The very real economic dangers of an aging America
Some of the implications of the Boomers’ retirement are predictable. If medical inflation continues apace, either the government or families (or both) will face rising budget pressures to pay for increasingly expensive treatments. As retirees live longer, Social Security will have to be mildly reformed or else we’ll have to dip into general tax funds to fulfill our promise to seniors. One hopes that the transition to a service economy will allow older people to work longer than they have in the past. But one of the advantage of being old and affluent is that you don’t have to work until the day you die. Sixty- and seventy-somethings who can work desk jobs might choose not to.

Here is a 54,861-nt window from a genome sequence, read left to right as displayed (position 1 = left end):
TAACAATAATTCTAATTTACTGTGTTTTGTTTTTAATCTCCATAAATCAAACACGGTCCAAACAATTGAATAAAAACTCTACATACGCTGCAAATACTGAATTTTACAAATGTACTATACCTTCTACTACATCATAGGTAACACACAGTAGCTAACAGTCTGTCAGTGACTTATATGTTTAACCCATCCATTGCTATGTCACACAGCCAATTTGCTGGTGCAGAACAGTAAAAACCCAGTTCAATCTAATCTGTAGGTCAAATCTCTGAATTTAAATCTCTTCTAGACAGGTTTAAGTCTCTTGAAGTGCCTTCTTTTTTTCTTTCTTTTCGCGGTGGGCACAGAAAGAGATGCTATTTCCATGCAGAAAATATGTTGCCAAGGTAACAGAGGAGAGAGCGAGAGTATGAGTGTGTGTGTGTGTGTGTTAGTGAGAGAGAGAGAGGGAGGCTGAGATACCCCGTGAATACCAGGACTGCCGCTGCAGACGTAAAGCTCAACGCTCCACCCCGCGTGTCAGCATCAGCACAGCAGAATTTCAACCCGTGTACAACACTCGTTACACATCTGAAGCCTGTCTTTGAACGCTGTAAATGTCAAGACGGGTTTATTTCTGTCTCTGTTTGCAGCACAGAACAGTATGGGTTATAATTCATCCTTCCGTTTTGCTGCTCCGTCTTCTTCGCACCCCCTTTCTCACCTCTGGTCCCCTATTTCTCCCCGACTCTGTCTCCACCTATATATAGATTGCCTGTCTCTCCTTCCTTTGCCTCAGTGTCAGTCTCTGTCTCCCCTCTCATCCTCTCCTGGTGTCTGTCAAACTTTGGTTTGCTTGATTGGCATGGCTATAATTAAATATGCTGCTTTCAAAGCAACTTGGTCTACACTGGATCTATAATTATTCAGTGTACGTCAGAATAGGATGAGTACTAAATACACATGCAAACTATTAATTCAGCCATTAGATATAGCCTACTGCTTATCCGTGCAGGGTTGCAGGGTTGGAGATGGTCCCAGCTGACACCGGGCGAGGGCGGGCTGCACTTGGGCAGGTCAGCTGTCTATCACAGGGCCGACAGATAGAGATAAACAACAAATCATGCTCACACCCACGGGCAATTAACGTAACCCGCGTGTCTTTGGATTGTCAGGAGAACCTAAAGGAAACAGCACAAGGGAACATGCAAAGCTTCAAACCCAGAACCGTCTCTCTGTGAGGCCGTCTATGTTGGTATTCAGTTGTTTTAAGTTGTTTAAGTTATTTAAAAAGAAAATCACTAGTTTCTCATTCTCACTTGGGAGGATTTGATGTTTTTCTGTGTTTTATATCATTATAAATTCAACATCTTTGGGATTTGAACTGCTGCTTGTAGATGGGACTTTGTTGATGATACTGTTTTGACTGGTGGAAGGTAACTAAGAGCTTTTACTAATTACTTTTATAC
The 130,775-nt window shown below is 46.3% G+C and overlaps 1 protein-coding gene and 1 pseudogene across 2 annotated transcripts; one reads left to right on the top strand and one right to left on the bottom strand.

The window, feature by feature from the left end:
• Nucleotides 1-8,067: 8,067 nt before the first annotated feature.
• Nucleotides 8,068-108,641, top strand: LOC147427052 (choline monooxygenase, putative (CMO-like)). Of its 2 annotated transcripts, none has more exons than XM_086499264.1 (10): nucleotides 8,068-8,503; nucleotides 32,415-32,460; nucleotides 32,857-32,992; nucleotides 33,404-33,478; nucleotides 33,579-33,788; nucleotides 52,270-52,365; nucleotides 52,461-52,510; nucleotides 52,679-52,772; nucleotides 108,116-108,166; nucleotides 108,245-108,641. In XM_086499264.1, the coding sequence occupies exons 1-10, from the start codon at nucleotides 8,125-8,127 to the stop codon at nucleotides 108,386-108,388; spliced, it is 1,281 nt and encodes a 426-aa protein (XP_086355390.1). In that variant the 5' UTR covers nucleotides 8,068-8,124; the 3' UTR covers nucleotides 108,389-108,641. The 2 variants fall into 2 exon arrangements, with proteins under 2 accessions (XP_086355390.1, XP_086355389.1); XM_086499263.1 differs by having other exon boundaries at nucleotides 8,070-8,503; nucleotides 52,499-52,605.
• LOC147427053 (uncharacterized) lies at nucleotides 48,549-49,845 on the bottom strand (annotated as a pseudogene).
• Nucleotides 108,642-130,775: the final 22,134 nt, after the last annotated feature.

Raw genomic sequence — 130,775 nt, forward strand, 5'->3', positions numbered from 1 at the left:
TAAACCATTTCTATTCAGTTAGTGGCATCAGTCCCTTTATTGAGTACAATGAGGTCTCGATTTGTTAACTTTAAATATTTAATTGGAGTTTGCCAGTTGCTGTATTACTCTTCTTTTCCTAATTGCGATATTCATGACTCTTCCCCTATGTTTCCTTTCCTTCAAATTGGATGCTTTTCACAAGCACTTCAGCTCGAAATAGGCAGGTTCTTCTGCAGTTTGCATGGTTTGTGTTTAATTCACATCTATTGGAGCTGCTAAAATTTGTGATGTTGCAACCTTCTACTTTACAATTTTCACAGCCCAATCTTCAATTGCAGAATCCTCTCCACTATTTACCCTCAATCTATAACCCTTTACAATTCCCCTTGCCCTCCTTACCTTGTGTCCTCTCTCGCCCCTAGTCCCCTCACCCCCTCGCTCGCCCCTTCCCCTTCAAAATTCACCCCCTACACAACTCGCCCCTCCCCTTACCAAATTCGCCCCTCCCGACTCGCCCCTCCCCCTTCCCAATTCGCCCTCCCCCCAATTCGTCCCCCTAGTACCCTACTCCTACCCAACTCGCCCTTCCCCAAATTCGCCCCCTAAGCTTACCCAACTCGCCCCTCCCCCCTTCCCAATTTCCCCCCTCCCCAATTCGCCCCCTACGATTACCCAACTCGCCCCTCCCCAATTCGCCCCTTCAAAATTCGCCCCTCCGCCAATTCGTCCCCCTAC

The aging of the Baby Boomers could have more unpredictable effects, too. Various studies have attributed stock booms in 1980s and 1990s “to the fact that baby boomers were entering their middle ages, the prime period for accumulating financial assets,” the San Francisco Federal Reserve reported. If those studies are right — and if demographic changes aren’t already priced into the stock market — it implies that we could see worse equity performance coinciding with an unfavorable worker-retiree ratio and slower economic growth. Not a good formula for the future.